Measuring the Benefits of Weight Management
By John Bell
Australia’s Health 2008, the recently released report of the Australian Institute of Health and Welfare (AIHW), provided mostly good news; but bad news in one significant respect. Worldwide, diabetes has reached epidemic proportions, and that epidemic has spread to Australia.
It’s been conservatively estimated that 1 million Australians are affected by diabetes and this number could double over the next 12 years. Uncontrolled diabetes poses a serious threat to our health and well being. Complications can include blindness, kidney failure and particularly increased risk of heart disease and stroke. Globally, it kills someone every 12 seconds.
In these days of greater awareness of health issues generally, most of us probably have a pretty good idea of what our blood pressure is; and many of us know our blood cholesterol levels as well. Certainly, nearly everyone knows what a reasonable cholesterol reading should be.
However, how many of us know the healthy range of blood glucose levels?
The interrelationship between heart disease and diabetes is now well established; so knowing not only your blood pressure and blood cholesterol levels, but also your blood glucose levels (BGL) becomes even more important. We know there are two major forms of diabetes – type 1 and type 2.
Type 1 diabetes usually occurs in childhood or young adulthood and is one of the most common childhood diseases in developed countries. It is thought to occur when the body’s immune system attacks and destroys the insulin-producing cells in the pancreas gland. Because the body stops making insulin, people with this form of diabetes need daily insulin injections.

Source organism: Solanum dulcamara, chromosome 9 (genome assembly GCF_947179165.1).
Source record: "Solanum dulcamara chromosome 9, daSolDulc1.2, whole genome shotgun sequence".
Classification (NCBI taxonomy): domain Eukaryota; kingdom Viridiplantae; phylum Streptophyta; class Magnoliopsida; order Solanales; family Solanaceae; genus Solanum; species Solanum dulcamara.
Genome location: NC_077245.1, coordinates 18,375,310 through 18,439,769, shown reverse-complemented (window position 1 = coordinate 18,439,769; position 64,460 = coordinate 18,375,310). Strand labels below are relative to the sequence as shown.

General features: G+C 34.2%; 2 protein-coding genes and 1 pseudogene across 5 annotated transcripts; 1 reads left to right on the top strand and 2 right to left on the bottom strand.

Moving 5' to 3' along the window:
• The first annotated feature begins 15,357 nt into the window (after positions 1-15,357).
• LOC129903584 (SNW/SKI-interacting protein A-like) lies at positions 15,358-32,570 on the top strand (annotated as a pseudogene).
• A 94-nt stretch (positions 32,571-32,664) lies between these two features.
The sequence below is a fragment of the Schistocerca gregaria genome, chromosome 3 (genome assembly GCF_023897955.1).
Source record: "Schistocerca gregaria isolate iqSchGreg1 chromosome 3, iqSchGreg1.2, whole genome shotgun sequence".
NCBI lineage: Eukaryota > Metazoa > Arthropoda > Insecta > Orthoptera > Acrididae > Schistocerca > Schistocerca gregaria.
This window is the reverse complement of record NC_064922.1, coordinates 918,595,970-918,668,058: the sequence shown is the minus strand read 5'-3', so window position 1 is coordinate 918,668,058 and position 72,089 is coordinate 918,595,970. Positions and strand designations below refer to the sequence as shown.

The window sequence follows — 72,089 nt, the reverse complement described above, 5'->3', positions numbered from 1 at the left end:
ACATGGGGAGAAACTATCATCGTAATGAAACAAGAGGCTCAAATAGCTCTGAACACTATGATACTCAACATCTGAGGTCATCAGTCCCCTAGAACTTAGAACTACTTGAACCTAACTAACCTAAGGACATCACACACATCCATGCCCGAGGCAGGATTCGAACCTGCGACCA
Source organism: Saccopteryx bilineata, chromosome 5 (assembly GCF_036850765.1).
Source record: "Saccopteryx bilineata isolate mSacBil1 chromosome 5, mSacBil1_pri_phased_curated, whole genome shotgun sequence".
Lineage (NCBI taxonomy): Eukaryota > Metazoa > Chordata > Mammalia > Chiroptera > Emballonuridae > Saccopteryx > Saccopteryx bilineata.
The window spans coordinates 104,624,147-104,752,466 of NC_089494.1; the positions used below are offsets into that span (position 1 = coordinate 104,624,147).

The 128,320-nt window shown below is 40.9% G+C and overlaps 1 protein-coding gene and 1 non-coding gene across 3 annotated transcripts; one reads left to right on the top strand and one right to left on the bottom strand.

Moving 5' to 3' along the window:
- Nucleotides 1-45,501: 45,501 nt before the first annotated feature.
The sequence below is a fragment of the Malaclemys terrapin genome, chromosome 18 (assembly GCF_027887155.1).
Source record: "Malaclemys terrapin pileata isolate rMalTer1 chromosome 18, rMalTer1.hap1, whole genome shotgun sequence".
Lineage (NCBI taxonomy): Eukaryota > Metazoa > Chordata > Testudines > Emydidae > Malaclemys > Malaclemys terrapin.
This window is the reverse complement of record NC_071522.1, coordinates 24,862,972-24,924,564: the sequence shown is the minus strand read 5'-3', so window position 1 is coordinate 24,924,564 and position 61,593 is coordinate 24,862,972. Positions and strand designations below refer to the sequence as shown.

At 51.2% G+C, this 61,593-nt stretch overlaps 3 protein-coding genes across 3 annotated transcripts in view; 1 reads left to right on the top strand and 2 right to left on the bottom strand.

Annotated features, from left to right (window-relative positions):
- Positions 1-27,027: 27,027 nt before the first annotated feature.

However, type 1 diabetes represents only about 10-15% of all cases of diabetes. The majority of cases are type 2 whereby insulin is still produced by the pancreas, but for some reason it doesn’t work effectively. Type 2 diabetes usually occurs in adults over the age of 45, but increasingly it is occurring at a younger age.
If you have a close relative with diabetes, you are at greater risk yourself; and lifestyle factors such as an unhealthy diet and lack of exercise are known to make type 2 diabetes even more likely.
Of course, diabetes is not a new condition. The symptoms were recognised by the ancient Egyptians as far back as 3,500BC. In 150AD the Greek physician Aretaeus first used the word diabetes and 1,600 years later Scottish doctor William Cutler added the word “mellitus” – Latin for honey. Early methods of monitoring the severity of “sugar diabetes” depended on measuring glucose levels in urine.
But this “dipstick” method gave unreliable results. Now the miniaturised, mobile phone sized blood glucose meters offer a convenient, accurate and reproducible way of determining the best possible treatment.
Self monitoring of blood glucose levels is considered necessary for all people with diabetes type 1, and type 2, if being treated with insulin. The need for blood glucose monitoring in people with type 2 diabetes being managed by just diet, exercise and oral medication, is debatable. Certainly the required frequency of testing is not so great; but there is no doubt self testing empowers the person with diabetes to be in control of their own condition.
Pharmacists providing the Self Care health information have fact cards titled Diabetes type 1 and Diabetes type 2, and you can also get advice about the benefits of knowing your BGL